Kurt Volker: You were talking a little bit ago about restarting Volvo car production, and nobody is buying cars. And there is already three months of stock. So when you look at restarting the economy – that is what's on everybody's mind here – what are the challenges and what do you think will work?
Carl Bildt: Well, there is a challenge in terms of industrial production of that sort. The automotive [industry], which is big in Europe, notably in Germany, notably Sweden, but also very big in some of the Eastern European, Central European countries. Aerospace is another sector. We can restart production of those, so to a certain extent that is happening. But where is the demand? Who is going to buy the cars? Who is going to buy the aircraft?
So when production is slowly restarting, I think after a while, they would say, “Ugh – can we produce more? What would we have in stocks?” And that speaks for the economic downturn, which is significantly worse than the global financial crisis, being perhaps more prolonged than most people are aware of. I fear.
The big headache, and it must be the same with you, is sort of small and medium size – the restaurants, the small shops that we have all around for retail. Horrible, horrible.
Kurt Volker: Well, this is one thing where I think if we look at what Europe has done, Sweden is a good example. Germany is a good example. They've kept people on payrolls. The government is subsidizing the businesses and the businesses are paying the people. We've had some effort to do the same thing through these Small Business Administration loans, which are forgiven if people show that they used the loan in order to keep people on payroll. But it hasn't had the same effect. I think we've seen claims for unemployment spike in the US -- over 20 million people now -- whereas in Germany, I think the statistic I saw, is that they're still citing 5 percent unemployment.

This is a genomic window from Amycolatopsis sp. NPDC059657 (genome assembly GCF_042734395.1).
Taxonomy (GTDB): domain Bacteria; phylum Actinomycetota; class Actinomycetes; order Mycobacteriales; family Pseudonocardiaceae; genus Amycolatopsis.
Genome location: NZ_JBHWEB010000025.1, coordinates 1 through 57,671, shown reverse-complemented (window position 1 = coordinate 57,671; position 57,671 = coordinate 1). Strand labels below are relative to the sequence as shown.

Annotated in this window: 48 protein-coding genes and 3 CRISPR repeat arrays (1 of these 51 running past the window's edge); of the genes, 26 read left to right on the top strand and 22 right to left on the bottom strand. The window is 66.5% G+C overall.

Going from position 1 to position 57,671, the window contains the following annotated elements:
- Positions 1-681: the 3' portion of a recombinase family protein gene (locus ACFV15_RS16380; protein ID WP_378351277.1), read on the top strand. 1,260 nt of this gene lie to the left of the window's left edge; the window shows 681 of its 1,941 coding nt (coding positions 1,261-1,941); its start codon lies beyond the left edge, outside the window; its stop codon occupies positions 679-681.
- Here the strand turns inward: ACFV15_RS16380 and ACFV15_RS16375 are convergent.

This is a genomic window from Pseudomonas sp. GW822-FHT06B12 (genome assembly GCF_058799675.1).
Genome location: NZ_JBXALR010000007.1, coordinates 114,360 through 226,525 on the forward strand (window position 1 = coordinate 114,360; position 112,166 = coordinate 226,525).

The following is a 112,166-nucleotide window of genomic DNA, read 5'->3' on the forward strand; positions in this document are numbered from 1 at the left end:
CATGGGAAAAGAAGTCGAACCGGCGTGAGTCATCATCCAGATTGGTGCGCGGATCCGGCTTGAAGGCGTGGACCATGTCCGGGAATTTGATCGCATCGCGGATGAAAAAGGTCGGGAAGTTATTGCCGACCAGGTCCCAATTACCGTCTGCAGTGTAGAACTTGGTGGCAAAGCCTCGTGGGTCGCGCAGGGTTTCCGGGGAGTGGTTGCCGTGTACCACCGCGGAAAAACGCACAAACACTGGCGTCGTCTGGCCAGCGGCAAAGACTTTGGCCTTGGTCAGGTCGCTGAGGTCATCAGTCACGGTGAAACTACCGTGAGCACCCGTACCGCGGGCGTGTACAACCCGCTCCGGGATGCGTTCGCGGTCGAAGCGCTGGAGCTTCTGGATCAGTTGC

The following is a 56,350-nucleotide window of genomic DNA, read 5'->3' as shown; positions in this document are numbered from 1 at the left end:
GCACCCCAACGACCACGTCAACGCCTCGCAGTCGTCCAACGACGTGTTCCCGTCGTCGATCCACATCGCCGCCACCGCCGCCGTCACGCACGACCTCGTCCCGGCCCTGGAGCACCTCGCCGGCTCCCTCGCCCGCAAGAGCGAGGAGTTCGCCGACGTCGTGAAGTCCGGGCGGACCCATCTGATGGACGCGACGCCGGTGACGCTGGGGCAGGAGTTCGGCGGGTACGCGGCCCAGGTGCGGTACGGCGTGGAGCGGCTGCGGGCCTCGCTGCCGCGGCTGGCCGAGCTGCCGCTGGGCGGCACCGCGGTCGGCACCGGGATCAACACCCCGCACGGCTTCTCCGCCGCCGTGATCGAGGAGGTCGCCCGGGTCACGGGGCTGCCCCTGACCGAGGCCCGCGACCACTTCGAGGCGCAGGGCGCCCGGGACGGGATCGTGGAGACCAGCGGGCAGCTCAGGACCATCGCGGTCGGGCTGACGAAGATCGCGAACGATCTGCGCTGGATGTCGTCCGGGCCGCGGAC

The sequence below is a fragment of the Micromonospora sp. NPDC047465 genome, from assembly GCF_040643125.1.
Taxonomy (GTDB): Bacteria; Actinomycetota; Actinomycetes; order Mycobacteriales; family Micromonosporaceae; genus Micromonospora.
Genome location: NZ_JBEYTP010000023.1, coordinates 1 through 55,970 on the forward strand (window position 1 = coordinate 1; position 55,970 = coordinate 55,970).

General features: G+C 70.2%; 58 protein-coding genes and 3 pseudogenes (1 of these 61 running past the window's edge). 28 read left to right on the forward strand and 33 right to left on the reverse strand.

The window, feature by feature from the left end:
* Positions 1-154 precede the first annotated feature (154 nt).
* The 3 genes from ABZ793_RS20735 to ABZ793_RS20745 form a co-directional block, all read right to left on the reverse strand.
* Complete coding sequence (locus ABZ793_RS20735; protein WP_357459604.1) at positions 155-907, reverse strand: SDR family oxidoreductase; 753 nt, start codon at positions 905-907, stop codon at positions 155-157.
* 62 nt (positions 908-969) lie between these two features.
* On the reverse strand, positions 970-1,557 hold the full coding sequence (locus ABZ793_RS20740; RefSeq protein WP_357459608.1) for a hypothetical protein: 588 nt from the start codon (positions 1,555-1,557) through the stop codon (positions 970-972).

So when you do open up the economy fully again, it seems like that's a situation where people are employed, maybe not the big industrial goods, but at least retail and commercial, restaurants, shopping, clothing, normal sorts of consumer demand are going to be resuming pretty quickly.
Carl Bildt: To some extent… that's the hope, but it's somewhat dependent on how long it lasts.I think one of the problems is that it is easy to reach the big companies and to program for them, to retain people they have on short term or part time or whatever. And as you say, I think even if unemployment figures are going to be fairly dramatic in Europe, they're going to be less dramatic than what you see on your side of the pond. It is somewhat difficult to design the program that really reaches the small ones or the retail or whatever. So it's going to be tough, no question about that. The question is, what’s going to be the shape of the economy when we come out of it? When we come out of it. It’s very much going to depend on the length of the downturn, and the shape.